So it was with the team selected by British and Irish Lions coach Clive Woodward for the first Test against the New Zealand All Blacks this Saturday at Jade Stadium.
Ireland can rejoice at the inclusion of Shane Byrne at hooker alongside certain picks Paul O’Connell and captain Brian O’Driscoll, as well as the deserved inclusion of Shane Horgan on the bench. Woodward has also kept the Grand Slam-winning Welsh happy by pairing Dwayne Peel and Stephen Jones in the half-backs.
But the former England coach caused controversy yesterday by inserting English fly-half Jonny Wilkinson at inside centre on the strength of 20 minutes in the back end of a game a week ago against a Wellington side that had already been beaten.
It wasn’t just the Welsh who were aggrieved by the omission of Gavin Henson from the Test 22. Former England and Lions centre Jeremy Guscott questioned that decision.
“This team is almost robotic in its selection because I think it has been picked to play in a certain way,” said Guscott. “The pack will stick the ball up the jumper and try to grind out a victory by frustrating and wearing down the All Blacks. In some ways I’m disappointed, but Woodward is pragmatic and that selection is pragmatic without a doubt.
“You can’t say it’s right or wrong until you know the result but I personally don’t believe it is the right choice to put Wilkinson at inside centre. I would have gone with Gavin Henson. He always makes that extra one or two yards and is the only real playmaker. What should have happened on this tour is for people to have played off Henson as no one seems to be playing off Wilkinson or Jones. Jones was the form outside half of the Six Nations Championship, which Jonny didn’t play in. So no one will argue with the selection of Jones at number 10. What people are more likely to question is Wilkinson’s selection at inside centre. I question it as I believe Henson should play.”
All Black legend Zinzan Brooke believes the Lions tour to New Zealand could “go off the rails” if they lose the first Test on Saturday. Brooke said Sir Clive Woodward had taken a “massive gamble” in his reliance on England players in the XV. “This drives a stake into the rest of the squad. If they don’t win, it could destroy confidence. In fact, if they don’t win this game with the gamble Woodward has taken, the tour could go off the rails.”
Among the contentious issues in the team announcement is Wilkinson’s selection at inside centre and the naming of an all-England back row.
“It’s hard to make any sense of what he’s done there,” said Brooke. “You could understand the decision if England had won the Six Nations, but he’s now created two teams: an England team and a ‘rest of them’ team.”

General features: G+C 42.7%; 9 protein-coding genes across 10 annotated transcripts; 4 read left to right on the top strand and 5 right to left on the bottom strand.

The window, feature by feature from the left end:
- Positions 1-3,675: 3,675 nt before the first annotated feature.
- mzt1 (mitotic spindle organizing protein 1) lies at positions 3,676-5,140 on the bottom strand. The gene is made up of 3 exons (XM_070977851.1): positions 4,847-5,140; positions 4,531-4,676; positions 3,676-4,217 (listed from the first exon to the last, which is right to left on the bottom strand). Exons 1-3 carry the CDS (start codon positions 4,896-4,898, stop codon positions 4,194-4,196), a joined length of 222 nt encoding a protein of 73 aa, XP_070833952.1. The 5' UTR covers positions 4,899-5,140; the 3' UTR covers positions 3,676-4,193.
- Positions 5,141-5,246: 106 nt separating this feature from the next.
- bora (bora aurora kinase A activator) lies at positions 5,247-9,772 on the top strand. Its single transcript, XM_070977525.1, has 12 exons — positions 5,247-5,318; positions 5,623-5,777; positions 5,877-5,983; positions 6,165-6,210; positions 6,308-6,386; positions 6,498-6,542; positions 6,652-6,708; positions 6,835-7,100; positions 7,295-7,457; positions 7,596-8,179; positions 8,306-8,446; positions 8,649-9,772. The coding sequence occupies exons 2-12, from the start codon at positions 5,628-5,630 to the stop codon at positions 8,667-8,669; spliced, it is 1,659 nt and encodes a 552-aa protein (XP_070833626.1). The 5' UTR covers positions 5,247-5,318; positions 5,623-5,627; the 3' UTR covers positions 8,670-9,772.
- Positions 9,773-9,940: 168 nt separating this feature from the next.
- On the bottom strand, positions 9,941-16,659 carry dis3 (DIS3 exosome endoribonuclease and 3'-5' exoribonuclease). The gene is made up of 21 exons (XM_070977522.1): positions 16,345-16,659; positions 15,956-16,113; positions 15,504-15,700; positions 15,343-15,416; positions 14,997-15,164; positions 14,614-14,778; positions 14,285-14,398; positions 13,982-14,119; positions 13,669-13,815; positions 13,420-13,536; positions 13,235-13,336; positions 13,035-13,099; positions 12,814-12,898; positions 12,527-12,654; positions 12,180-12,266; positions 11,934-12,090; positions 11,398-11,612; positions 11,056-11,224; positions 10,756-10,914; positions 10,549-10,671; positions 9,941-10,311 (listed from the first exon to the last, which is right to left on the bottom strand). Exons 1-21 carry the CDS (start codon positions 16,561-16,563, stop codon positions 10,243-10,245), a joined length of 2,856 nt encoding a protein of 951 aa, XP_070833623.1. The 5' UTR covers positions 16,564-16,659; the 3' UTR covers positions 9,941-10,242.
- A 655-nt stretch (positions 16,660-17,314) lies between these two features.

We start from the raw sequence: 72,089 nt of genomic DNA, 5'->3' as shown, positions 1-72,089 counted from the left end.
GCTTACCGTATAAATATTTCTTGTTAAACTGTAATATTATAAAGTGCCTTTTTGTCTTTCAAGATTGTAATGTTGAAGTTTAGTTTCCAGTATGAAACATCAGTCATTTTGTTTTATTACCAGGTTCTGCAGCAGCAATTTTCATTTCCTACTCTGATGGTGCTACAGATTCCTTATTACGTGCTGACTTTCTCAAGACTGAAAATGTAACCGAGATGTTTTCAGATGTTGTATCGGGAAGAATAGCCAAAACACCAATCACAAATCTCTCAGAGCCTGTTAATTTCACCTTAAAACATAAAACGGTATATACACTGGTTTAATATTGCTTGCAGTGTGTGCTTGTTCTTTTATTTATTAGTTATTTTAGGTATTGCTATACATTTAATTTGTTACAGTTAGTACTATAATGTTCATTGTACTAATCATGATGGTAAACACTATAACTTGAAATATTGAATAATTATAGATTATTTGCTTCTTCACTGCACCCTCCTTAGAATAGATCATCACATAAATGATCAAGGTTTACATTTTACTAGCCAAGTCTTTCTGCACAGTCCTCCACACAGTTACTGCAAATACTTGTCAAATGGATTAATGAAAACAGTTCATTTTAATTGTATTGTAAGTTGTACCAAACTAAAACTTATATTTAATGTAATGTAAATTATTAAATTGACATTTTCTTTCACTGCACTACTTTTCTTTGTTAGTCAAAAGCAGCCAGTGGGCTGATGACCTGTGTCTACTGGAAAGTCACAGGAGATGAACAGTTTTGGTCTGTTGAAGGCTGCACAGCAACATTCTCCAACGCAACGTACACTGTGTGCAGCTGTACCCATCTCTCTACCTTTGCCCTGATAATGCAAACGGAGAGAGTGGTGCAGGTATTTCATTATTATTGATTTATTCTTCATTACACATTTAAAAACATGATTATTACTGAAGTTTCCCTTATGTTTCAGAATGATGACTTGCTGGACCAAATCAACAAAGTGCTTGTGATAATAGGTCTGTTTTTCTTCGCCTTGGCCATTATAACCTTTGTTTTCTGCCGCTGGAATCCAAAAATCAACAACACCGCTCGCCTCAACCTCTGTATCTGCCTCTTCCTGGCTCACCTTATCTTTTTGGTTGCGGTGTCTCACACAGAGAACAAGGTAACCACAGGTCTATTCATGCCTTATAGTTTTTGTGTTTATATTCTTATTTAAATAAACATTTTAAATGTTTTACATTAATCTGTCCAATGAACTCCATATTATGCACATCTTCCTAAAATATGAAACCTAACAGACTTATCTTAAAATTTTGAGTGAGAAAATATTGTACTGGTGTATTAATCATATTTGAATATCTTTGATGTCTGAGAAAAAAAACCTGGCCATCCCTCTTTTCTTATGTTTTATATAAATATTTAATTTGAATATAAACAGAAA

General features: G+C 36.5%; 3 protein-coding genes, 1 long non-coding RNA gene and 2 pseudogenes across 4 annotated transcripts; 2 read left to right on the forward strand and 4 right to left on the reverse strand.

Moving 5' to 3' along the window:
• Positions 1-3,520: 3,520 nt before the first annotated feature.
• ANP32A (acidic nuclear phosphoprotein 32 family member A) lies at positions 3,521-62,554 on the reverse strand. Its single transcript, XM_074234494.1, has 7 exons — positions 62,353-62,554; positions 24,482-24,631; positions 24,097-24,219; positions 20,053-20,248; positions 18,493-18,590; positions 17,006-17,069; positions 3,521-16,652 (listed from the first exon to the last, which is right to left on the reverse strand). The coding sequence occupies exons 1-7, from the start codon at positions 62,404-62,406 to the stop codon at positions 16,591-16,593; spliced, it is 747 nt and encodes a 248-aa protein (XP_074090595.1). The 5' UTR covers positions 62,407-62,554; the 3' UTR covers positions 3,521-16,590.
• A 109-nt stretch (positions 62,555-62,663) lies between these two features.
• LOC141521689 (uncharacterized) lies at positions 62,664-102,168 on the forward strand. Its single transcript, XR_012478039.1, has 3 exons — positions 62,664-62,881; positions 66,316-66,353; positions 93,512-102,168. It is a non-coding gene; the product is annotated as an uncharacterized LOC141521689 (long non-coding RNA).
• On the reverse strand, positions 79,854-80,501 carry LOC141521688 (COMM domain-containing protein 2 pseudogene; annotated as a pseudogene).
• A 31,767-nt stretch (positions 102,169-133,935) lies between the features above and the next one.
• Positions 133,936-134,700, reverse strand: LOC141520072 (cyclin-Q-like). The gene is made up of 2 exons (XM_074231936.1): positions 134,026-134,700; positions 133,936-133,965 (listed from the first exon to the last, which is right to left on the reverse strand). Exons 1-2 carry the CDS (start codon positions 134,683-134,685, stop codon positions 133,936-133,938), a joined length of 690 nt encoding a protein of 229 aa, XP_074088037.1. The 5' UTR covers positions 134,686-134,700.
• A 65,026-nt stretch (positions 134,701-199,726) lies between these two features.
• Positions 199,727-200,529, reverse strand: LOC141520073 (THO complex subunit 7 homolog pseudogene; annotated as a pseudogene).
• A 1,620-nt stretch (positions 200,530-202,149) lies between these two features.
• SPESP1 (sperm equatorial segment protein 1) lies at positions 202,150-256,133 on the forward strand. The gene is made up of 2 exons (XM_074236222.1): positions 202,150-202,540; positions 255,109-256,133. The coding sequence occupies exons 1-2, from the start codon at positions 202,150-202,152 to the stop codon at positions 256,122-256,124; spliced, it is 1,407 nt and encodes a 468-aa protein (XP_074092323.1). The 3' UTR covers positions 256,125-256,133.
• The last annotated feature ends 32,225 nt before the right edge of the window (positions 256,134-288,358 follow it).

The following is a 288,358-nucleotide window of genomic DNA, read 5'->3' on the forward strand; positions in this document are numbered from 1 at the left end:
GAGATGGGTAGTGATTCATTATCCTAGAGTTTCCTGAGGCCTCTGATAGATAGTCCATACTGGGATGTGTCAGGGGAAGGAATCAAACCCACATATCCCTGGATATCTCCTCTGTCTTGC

The other selection which puzzled many observers was the choice of Jason Robinson at full-back, despite the fact Josh Lewsey has played there three times already on tour and earned rave reviews. The late-arriving Robinson had a patchy game on the wing against Wellington and Lewsey now plays on the wing, with Wales captain Gareth Thomas making up the back three.
Woodward defended his selections yesterday: “I went with Jonny because I almost feel that centre is his better position. I don’t think there is a lot of difference between 10 and 12. Jonny will get more width.” Accommodating Wilkinson, who last played at 12 for England in 1999, was a consequence of going with all-Welsh half-back pair Jones and Peel.
“Watching the Six Nations I was immensely impressed with Stephen and Dwayne especially in the second half against France,” Woodward said.
“They really delivered and that’s when I first started thinking who is going to play outside them.
“Playing Jonny at 12 alongside Stephen is a huge bonus. There is a left-foot/right-foot kicking option and it also gives you great strike power in terms of your passing game,” he added, before confirming Wilkinson would be the primary goal-kicker.
Meanwhile, Byrne’s more accurate lineout throwing edged out England’s Steve Thompson for the hooking position, while Ben Kay held off rival Danny Grewcock to partner Paul O’Connell in the second row, though Woodward was at pains to point out how close Donncha O’Callaghan had come to making the Test 22.
Wales back-row forward Ryan Jones got his reward for a man-of-the-match performance against Otago in Dunedin last weekend. He was named on the bench just a week after joining the squad as a replacement for Simon Taylor and will back up a veteran back-row of former Lions in Richard Hill, Neil Back and Martin Corry.